Shifting to prevention issues and costs
In July, state legislative leaders created a special committee, the Wildfire Preparedness and Response Conference Committee, to study and consider legislation “to strengthen disaster preparedness and … appropriate policies to respond to the increasing fire danger.”
Initially, the committee focused on Senate Bill 901, which Sen. Bill Dodd, D-Napa, authored. The bill was intended to address the current state law and policy, which holds utilities accountable for fire damages that may have occurred from their equipment.
This policy is frequently referred to as “inverse condemnation.” The utilities argue that often fires occur regardless of actions they may have taken to prevent the fires. Therefore, holding them accountable for the costs is unfair and will affect ratepayers.
This spring, Cal Fire investigations attributed the cause for 16 of last fall’s Northern California fires to electric power and distribution lines conductors and failure of power poles, mostly equipment and property of Pacific Gas and Electric. The utility is concerned that if it were held fully liable for the costs, it might need to declare bankruptcy.
After several hearings, the committee concluded that 2018 was not the time to address the issue of utilities’ liabilities or to change the law. Ratepayers, individuals and industry groups expressed concern over the possibility that the utilities would be given a bailout. Opposition to wholesale relief for investor-owned utilities was clearly evident.
Consequently, the committee turned to what efforts and policies the state could take to reduce the threat and damages from wildfires.
At the Friday, Aug. 24, hearing, Co-chair Dodd announced that the committee had shifted its focus to issues more directly related to preventing and fighting wildfires. “We can all agree that the status quo is unacceptable. We have a real opportunity to make progress,” he said, opening the hearing.
He then presented a two-page outline of the issues, which the committee planned to address in a bill before the legislative session ends Friday, Aug. 31.
Dodd read the list of nine issues and each member offered comments. Then the lobbyists, corporate and interest groups, lined up for their one-minute of comments.
The topics, which the committee hopes to include in its legislation this week, include utility fire prevention and planning; forestry and landscape management; California Public Utilities Commission reasonableness review; investor-owned utility ratepayer protection bonds; mutual aid; investor-owned utility executive compensation; jobs and worker protections; significant investment for forestry, fire, carbon reduction activities; and a blue-ribbon commission.
Assemblyman Chris Holden, D-Pasadena, the other co-chair, said, “This is a complicated and challenging process, navigating through important areas, whether it is protecting victims or ratepayers, looking at comprehensive safety solutions, or carving policy pathways to provide stability to utilities.”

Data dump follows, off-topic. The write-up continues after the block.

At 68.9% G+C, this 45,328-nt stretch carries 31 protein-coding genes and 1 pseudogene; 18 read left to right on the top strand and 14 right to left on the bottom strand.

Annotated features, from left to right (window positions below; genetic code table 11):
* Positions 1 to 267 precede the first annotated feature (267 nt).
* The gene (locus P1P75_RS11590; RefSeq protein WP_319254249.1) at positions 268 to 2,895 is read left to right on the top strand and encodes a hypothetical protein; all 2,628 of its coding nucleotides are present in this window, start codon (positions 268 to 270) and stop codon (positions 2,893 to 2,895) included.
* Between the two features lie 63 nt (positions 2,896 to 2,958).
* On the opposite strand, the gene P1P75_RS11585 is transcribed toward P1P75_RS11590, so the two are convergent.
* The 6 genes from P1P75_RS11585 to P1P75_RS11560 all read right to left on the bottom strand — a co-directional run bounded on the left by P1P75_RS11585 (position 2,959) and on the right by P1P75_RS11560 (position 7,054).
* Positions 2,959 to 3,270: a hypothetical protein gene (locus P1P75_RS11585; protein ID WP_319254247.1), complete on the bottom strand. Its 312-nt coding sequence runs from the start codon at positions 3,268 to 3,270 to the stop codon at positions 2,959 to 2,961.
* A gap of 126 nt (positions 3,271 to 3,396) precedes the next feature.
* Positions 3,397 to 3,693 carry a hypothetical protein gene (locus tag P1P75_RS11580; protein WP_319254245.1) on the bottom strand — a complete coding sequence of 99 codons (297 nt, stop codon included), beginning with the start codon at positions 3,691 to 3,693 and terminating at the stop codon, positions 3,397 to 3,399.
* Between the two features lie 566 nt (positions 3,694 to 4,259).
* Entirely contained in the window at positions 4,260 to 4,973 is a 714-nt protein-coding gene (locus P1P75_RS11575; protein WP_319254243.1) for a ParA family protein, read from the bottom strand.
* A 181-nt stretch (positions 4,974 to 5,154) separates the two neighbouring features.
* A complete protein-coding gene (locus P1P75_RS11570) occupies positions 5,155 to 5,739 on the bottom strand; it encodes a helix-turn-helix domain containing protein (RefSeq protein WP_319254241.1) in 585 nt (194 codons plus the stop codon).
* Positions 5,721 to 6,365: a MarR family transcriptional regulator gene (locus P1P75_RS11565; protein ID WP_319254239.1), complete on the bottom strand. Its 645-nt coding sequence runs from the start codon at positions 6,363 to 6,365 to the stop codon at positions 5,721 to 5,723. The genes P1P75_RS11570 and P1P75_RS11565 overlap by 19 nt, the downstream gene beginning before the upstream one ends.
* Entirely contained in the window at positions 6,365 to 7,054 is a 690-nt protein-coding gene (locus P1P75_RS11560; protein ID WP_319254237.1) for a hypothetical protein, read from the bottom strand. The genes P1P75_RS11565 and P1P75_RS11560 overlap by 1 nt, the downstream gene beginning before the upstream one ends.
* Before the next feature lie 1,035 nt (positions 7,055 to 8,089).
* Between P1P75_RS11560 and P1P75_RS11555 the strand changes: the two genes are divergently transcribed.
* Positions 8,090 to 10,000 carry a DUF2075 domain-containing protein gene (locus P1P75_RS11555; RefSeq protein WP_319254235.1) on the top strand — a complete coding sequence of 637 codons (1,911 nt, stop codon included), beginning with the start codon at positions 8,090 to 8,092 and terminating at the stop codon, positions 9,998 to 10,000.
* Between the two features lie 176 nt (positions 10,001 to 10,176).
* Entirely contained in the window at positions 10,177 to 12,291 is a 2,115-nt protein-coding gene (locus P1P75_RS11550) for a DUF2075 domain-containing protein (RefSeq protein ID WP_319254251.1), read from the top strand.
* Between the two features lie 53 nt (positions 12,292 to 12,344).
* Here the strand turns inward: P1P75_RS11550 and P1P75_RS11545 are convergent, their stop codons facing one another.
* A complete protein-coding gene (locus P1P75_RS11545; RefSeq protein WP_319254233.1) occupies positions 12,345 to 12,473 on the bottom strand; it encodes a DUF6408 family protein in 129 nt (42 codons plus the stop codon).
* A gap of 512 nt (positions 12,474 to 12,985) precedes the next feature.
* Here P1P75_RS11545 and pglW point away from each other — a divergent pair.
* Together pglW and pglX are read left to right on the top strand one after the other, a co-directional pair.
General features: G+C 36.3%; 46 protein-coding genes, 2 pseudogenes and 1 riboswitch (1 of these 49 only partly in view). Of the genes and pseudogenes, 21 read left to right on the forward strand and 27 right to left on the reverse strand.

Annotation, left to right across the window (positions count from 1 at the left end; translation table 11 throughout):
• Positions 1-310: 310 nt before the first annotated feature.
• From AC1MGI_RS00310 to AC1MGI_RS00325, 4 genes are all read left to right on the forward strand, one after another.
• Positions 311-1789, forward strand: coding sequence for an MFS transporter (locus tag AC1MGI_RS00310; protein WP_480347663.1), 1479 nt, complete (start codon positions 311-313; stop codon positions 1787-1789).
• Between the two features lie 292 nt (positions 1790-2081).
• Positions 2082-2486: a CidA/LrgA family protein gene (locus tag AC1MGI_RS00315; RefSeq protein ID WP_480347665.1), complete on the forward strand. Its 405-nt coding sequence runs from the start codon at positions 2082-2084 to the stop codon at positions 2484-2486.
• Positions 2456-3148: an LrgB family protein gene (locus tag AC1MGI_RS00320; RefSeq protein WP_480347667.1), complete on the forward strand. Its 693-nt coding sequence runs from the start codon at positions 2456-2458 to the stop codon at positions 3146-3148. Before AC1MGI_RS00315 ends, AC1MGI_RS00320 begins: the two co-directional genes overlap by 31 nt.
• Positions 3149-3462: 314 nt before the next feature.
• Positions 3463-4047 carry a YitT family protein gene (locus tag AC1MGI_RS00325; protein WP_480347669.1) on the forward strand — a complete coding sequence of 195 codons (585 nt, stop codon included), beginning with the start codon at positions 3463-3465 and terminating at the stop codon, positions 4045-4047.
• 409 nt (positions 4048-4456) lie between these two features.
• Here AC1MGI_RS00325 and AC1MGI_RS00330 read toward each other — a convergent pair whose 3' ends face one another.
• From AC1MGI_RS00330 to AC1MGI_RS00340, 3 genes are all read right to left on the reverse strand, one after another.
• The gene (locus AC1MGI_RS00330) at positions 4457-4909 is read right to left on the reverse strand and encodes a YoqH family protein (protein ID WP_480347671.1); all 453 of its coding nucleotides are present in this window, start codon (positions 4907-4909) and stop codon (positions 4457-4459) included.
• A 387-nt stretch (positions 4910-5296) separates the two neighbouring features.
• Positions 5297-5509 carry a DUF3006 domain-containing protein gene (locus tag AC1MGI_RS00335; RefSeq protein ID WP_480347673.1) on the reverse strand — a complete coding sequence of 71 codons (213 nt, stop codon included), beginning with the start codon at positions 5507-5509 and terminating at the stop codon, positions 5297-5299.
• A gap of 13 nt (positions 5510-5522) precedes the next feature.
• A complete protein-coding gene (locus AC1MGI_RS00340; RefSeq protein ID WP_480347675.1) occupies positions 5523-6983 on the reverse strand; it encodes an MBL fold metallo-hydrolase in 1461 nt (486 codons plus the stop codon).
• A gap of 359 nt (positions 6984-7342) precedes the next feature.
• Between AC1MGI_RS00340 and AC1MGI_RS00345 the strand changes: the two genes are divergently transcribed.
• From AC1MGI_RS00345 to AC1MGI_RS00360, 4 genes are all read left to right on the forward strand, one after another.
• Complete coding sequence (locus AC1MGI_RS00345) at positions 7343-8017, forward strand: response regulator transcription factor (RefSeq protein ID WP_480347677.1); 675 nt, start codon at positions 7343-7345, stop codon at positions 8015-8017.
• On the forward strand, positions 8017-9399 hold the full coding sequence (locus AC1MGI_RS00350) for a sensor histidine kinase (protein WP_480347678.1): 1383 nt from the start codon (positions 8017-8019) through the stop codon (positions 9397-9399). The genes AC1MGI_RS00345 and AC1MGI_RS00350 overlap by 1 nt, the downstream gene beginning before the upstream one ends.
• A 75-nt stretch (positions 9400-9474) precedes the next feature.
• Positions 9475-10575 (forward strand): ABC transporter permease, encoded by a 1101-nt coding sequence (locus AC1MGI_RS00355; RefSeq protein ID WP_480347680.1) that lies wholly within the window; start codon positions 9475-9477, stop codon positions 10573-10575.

Sen. Hannah-Beth Jackson, D-Santa Barbara, who knows of wildfire damage from the Thomas Fire and floods last year, noted that wildfires have a significant and deleterious effect on California’s economy. Tourism is discouraged.
At the Aug. 14 hearing, John Laird, secretary of the state Department of Natural Resources and Ken Pimolott, director of California’s Department of Forestry and Fire Protection, both testified about the serious fire threats in the state’s forests and the need for resources to thin and manage these areas. The legislators obviously heard and were receptive to these pleas.
“The most at-risk part of the state [for the highest fire potential] is Southern California,” said Sen. Ben Hueso, D-San Diego. “We need to do everything in our power to protect those forests. We’ve learned about the value of thinning the forests. Hotly debated in the past and it is becoming very clear thinning is good for forests and the longevity of the forests … these things were added into the bill and that’s good. Biggest part of bill is prevention.”
And Sen. Jeff Stone, who represents the Hill communities, urged his colleagues to remember that Caltrans is a vital component of keeping highway landscapes clear and safe for emergencies.
Pacific Gas and Electric did not testify at the committee’s first hearing; but Southern California Edison did. Its representatives described the steps it has taken to both identify potential fires as well as reduce their effect.
SCE discussed its efforts to replace wooden poles with metal and the number of remote weather stations it has installed, including at least two in the San Jacinto Mountains.
Although several legislators have introduced bills to prevent cancellation of fire insurance or to slow the increase in premiums, no action has been taken on these bills.
The Legislature’s session ends midnight Aug. 31. Any new legislation must be passed by both the Assembly and Senate to be sent to the governor for his approval and signature. He has 30 days to decide to sign or to veto the bill.
The committee wants the Blue Ribbon Commission to issue a report to the Legislature and governor in 2019 after it examines and forms recommendations on “… more effective ways to socialize the costs of damages from wildfires and whether to set up a fund to assist in the payment of costs.”